Australia passes controversial anti-encryption law

The law will compel companies to comply with law enforcement demands to hand over data


The Australian government has passed a controversial new law which will allow law enforcement to compel tech and telecoms companies to break their own encryption for messages if it's believed a crime has been or will be committed.

The 'Telecommunications and Other Legislation Amendment (Assistance and Access) Bill 2018' was approved by a 46-11 majority earlier this month and could help authorities make faster arrests, but tech companies are uncertain as to how this will work without installing backdoors or vulnerabilities in their services. Failure to comply with the new law will lead to a fine.

Popular apps such as WhatsApp and Signal, which both use end-to-end encryption, could be forced to cease their service in Australia.

The Australian government says encrypted communications have affected around 200 operations in 2018 and that agencies have seen a 55% increase in encrypted traffic over the year.

However, experts argue that concerns remain as to how companies will abide by the law. End-to-end encryption, by design, blocks access to any parties other than the sender and recipient of a message, and therefore there's no way of breaking it for one targetted user. This leaves the likely possibility that a backdoor in the encryption will have to be made, which, in theory, would give anyone with knowledge of its existence, or a means to exploit said backdoor, access to messages.

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"This is an extremely bad idea, while the intention is to make a safe and secure physical society to live in, the major problem is that our lives are more online than ever and such actions make our digital society exposed to cybercrime and cyber attacks," said Joseph Carson, chief security scientist at Thycotic.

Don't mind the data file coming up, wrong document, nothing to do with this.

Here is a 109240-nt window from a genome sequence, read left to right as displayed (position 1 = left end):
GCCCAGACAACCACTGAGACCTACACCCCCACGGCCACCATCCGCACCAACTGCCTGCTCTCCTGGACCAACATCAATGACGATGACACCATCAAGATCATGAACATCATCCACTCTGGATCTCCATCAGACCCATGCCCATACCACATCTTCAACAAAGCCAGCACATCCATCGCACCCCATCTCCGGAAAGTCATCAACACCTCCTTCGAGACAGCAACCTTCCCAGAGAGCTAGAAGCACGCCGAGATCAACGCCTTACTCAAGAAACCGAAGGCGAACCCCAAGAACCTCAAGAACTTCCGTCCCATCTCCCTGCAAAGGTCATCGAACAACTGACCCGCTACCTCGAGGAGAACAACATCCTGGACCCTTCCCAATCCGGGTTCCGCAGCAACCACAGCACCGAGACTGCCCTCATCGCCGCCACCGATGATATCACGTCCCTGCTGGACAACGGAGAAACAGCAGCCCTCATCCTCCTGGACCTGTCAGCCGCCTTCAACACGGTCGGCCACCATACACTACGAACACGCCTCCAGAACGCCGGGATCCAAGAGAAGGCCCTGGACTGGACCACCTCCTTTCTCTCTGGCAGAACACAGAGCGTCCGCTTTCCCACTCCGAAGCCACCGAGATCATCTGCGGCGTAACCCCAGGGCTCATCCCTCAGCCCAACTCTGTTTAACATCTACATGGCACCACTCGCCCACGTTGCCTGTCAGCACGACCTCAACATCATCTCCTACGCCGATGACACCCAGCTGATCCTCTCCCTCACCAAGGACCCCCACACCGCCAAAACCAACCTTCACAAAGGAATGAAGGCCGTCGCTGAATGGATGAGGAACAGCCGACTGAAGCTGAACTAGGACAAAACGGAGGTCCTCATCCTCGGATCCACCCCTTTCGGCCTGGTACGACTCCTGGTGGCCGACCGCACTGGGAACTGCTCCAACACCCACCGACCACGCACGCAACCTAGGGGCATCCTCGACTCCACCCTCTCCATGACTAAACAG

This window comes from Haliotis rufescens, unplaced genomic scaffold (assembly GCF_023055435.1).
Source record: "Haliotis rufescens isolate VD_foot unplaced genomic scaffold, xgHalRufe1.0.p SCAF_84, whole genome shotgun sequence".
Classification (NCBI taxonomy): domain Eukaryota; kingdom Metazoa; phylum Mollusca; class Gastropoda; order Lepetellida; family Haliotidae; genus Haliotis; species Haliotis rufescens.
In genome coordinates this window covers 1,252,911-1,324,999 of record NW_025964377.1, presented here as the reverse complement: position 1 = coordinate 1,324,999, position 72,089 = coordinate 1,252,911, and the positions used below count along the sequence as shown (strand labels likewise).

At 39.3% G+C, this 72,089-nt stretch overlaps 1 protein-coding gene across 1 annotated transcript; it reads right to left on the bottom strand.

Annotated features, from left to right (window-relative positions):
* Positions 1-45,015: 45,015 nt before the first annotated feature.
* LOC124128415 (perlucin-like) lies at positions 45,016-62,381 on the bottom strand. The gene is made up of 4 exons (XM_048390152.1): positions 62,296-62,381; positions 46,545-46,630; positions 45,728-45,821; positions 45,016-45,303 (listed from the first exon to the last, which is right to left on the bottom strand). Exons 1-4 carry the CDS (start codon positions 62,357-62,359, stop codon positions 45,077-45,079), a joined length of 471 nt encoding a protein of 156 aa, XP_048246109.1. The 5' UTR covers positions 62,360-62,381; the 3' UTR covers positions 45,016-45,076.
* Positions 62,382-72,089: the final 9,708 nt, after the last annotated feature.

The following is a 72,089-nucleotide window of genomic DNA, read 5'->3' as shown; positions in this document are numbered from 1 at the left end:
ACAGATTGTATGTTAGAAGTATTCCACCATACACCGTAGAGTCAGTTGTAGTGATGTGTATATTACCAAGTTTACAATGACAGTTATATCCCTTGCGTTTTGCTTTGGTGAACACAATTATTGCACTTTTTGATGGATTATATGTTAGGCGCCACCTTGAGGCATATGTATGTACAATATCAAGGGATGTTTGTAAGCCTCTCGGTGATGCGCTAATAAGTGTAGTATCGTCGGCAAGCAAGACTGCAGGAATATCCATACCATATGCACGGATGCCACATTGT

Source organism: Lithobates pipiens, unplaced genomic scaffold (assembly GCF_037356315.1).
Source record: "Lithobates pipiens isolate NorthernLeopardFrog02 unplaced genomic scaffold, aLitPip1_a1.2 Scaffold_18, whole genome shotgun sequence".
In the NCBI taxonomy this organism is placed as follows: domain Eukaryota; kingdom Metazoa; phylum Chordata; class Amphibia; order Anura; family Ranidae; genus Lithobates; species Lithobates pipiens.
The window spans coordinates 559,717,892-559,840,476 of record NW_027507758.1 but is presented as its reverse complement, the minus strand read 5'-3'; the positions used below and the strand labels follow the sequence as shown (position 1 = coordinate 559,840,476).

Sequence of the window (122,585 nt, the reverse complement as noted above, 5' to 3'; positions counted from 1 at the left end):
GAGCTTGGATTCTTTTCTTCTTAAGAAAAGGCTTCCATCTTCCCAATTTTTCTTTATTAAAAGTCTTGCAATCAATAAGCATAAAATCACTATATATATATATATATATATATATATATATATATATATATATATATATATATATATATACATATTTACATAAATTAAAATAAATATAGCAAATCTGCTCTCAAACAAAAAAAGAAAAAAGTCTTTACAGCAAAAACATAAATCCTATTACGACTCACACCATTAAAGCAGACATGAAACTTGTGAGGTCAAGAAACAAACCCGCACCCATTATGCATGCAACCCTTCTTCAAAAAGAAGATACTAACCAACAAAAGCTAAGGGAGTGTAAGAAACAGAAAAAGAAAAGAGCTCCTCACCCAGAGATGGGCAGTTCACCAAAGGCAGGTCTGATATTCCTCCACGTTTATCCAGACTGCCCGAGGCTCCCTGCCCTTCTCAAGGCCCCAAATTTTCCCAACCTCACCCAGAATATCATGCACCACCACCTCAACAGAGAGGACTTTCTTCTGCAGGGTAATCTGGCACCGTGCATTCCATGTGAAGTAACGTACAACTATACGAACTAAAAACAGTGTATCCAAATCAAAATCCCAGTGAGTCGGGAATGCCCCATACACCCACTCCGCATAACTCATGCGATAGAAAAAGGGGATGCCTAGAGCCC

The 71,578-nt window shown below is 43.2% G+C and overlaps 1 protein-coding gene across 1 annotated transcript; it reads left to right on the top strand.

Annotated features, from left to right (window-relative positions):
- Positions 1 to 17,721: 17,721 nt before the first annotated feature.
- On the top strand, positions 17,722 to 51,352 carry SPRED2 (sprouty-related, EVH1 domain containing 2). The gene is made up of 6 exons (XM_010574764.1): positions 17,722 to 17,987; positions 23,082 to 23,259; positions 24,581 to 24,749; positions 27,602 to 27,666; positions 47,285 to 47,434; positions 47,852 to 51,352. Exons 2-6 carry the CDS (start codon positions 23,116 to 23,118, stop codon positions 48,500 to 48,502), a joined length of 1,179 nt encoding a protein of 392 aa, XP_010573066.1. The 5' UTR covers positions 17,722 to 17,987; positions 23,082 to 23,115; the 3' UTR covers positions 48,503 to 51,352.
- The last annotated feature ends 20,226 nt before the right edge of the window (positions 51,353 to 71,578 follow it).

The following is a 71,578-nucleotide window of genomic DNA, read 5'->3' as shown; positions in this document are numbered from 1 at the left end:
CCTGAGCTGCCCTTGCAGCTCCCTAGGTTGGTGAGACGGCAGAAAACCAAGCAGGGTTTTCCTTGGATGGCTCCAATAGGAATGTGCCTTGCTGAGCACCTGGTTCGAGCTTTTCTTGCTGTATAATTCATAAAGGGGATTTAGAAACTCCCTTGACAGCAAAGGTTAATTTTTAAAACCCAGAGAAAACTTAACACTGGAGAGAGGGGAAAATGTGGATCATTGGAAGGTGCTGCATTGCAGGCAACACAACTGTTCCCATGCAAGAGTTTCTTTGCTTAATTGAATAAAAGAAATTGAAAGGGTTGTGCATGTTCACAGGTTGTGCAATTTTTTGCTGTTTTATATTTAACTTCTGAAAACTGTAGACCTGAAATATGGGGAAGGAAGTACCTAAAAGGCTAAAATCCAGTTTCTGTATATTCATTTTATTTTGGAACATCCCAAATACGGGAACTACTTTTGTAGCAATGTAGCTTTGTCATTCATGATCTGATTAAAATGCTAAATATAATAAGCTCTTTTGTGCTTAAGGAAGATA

"This weakens the foundation on what security is built on which is secure communications and any methods to weaken security opens up society to cyber crime across borders. This will likely have a major impact on the Australia economy over time."

Joshua Lund, a developer for Signal, an end-to-end encrypted messaging app, said in a blog post that "the end-to-end encrypted contents of every message and voice/video call are protected by keys that are entirely inaccessible to us. In most cases now we don't even have access to who is messaging whom."

Carson also criticised the government for the apparent likeness to states where encrypted communications are banned, such as Saudi Arabia, Russia and China.

"Any weakening of encryption reduces the security of a country's citizens, such a move means that Australia is no different than China or Saudi Arabia when it comes to citizens' privacy and will be exposed to citizens' rights abuse without sufficient independent oversight," he said.

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Whether or not service providers will be able to comply without risking the security of their platform is yet to be seen, however, governments across the world, including the UK, continue to wrestle with technology companies over protecting national security and maintaining privacy.

The UK has also seen a rise in drug crime which is said to have been largely facilitated by encrypted messaging apps, such as Wickr. The billionaire-backed app, which unlike WhatsApp isn't linked to an identifying mobile phone number, uses the same encryption methods as other apps like it, but is particularly loved by criminals because the messages automatically vanish after a time period set by the user.

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